Mintz on Mintz

Here’s Charles Mintz’s entry in the biographical section of the 1937 Film Daily Product Guide and Director’s Annual. It speaks of the cartoon producer in the third person, but one suspects that it’s his official view of himself. And it’s fascinating.

Mintz doesn’t mention his wife, pioneering cartoon distributor Margaret Winkler. He does assign himself credit for some series we usually associate with her, including the Felixes and Alice cartoons. And he dwells on his ill-fated association with Walt Disney, claiming to have “discovered” Walt and been the first person to “appreciate the young man with great ideas.”

Mintz calls himself the producer of the Oswalds and calls Disney his production chief for the Alices and Oswalds; I’m not sure if that counts as downplaying Disney’s role, but it surely emphasizes Mintz’s involvement more than most people would. (Elsewhere in the directory, Walt Disney’s entry says that he was the producer of the Alice cartoons and Oswald’s creator and producer.)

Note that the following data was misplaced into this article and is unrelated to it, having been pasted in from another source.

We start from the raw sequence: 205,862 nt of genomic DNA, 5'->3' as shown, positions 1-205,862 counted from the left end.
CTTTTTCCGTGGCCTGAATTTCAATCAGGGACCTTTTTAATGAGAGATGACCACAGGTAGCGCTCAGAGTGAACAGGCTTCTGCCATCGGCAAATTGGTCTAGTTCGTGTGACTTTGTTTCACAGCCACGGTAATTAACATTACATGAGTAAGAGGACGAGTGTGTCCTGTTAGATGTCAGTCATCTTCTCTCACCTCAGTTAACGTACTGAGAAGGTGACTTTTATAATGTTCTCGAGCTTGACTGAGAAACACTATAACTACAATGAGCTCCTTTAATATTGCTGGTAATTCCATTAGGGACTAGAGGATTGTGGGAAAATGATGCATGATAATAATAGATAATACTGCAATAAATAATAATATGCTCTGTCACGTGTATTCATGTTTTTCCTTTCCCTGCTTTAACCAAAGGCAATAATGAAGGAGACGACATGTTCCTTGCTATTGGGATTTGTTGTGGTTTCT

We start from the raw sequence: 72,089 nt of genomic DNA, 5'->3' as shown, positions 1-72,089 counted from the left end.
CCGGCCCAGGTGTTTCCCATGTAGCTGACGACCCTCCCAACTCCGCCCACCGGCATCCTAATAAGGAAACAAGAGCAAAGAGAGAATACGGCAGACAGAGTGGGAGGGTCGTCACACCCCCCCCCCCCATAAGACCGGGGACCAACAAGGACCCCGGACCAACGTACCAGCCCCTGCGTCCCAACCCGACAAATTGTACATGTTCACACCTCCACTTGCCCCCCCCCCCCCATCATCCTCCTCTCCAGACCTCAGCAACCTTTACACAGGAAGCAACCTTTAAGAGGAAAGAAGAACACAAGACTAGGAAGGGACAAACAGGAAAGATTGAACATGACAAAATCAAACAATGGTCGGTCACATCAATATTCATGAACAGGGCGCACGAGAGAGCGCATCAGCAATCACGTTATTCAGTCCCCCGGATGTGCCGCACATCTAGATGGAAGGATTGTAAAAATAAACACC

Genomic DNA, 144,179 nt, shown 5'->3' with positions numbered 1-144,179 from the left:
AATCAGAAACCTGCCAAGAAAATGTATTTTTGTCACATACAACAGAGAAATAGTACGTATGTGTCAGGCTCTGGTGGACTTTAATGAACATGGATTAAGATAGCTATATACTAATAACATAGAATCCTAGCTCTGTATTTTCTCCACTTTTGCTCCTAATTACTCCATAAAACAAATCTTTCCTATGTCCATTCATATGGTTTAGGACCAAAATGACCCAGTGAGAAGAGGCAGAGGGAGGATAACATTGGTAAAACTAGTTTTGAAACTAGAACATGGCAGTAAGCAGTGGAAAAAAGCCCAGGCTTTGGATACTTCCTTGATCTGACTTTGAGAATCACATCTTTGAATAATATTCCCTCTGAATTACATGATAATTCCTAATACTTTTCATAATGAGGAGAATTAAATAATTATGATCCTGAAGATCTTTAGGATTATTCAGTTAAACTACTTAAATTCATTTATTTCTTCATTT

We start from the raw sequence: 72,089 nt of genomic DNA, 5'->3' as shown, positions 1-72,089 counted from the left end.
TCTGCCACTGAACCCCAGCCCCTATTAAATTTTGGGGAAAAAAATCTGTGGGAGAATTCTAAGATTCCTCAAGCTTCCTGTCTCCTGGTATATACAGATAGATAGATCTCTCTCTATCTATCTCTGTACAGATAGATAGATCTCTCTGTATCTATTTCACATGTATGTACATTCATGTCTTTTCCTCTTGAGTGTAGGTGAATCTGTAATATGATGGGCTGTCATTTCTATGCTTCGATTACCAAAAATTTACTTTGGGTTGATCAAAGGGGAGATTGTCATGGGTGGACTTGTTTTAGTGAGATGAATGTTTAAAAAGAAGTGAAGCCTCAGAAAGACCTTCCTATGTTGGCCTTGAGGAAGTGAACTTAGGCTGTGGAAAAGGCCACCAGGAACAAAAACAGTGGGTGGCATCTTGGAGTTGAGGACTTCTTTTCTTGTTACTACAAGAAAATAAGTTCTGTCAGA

Oh, and Mintz says that he’s released cartoons solely through Columbia since the dawn of sound — news which would come as a surprise to RKO’s Toby the Pup.

Was Mintz haunted by the Oswald debacle? We may never know for sure. But once Disney became a phenomenon, he seems to have been happy to remind everyone else in the business that he was once Walt Disney’s boss.

He also cheerfully takes credit for personally creating Scrappy — and mentions that he’s president of the Motion Picture Cartoon Producers Association, an organization I’m unfamiliar with. Wouldn’t you love to have been a fly on the wall at its meetings?

Leave a Reply

You can use these HTML tags

<a href="" title=""> <abbr title=""> <acronym title=""> <b> <blockquote cite=""> <cite> <code> <del datetime=""> <em> <i> <q cite=""> <s> <strike> <strong>